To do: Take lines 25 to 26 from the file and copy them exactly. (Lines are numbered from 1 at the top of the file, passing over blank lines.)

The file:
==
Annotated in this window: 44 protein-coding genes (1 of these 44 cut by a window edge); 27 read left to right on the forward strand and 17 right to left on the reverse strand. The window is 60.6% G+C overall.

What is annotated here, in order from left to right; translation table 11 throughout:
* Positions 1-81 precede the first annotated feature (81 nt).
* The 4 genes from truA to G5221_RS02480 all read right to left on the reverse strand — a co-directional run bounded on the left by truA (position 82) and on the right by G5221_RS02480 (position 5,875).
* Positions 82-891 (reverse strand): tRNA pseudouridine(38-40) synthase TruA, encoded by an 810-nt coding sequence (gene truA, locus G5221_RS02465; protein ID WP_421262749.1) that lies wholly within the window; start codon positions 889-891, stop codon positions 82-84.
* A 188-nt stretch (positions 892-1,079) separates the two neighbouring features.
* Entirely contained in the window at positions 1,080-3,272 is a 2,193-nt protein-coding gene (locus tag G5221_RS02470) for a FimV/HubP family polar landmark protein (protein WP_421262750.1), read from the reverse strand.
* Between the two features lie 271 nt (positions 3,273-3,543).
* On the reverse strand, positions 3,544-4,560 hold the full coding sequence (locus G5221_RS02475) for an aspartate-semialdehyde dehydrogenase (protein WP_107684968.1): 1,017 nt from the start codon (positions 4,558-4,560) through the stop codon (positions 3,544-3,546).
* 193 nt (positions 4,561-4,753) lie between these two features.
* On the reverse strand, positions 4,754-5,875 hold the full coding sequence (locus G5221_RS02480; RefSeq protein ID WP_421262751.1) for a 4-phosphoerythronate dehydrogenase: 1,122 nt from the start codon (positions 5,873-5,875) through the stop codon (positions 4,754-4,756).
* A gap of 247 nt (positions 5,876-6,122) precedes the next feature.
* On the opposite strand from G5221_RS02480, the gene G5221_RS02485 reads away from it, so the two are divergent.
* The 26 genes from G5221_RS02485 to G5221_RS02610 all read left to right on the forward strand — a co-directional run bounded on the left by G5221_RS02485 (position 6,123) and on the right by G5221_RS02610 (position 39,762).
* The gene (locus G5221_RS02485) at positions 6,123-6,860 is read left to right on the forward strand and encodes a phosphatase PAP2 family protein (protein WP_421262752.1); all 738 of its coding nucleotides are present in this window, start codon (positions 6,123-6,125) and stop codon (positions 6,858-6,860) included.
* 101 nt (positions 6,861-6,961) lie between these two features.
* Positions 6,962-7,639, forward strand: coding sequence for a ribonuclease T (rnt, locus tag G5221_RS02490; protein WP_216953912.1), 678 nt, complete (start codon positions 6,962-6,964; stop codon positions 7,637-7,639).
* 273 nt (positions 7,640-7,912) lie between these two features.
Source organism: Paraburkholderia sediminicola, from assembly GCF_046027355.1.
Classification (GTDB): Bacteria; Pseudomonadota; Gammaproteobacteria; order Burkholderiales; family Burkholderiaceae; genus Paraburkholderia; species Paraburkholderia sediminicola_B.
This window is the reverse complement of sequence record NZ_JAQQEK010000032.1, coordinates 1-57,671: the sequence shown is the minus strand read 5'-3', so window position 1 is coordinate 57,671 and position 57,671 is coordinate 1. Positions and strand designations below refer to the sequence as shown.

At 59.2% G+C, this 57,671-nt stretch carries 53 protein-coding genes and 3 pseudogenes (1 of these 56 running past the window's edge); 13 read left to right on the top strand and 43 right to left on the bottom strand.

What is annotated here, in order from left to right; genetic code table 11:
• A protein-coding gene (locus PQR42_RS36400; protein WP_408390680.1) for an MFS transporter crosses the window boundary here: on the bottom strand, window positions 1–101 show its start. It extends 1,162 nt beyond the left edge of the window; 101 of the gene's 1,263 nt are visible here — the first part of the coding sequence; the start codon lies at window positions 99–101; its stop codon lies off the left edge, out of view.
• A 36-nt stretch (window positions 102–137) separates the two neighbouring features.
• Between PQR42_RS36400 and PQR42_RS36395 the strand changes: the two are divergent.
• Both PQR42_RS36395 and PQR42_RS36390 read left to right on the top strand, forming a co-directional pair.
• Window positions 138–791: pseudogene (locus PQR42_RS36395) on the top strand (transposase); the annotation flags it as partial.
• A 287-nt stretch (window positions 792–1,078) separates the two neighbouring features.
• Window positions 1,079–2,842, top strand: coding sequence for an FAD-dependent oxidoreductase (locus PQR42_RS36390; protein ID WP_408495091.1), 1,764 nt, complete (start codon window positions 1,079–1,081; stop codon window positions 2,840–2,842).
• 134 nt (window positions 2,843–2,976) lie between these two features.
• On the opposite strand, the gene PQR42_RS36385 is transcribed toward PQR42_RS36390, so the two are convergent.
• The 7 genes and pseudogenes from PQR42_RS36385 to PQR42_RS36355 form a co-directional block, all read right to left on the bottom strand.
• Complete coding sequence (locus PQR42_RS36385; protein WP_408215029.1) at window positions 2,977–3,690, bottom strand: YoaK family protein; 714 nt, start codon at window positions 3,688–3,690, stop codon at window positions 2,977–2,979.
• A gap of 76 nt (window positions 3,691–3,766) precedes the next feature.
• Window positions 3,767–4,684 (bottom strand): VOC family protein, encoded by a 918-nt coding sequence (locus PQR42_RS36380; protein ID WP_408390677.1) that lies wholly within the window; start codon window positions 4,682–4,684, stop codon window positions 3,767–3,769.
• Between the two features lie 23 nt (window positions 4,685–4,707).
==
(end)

• A 36-nt stretch (window positions 102–137) separates the two neighbouring features.
• Between PQR42_RS36400 and PQR42_RS36395 the strand changes: the two are divergent.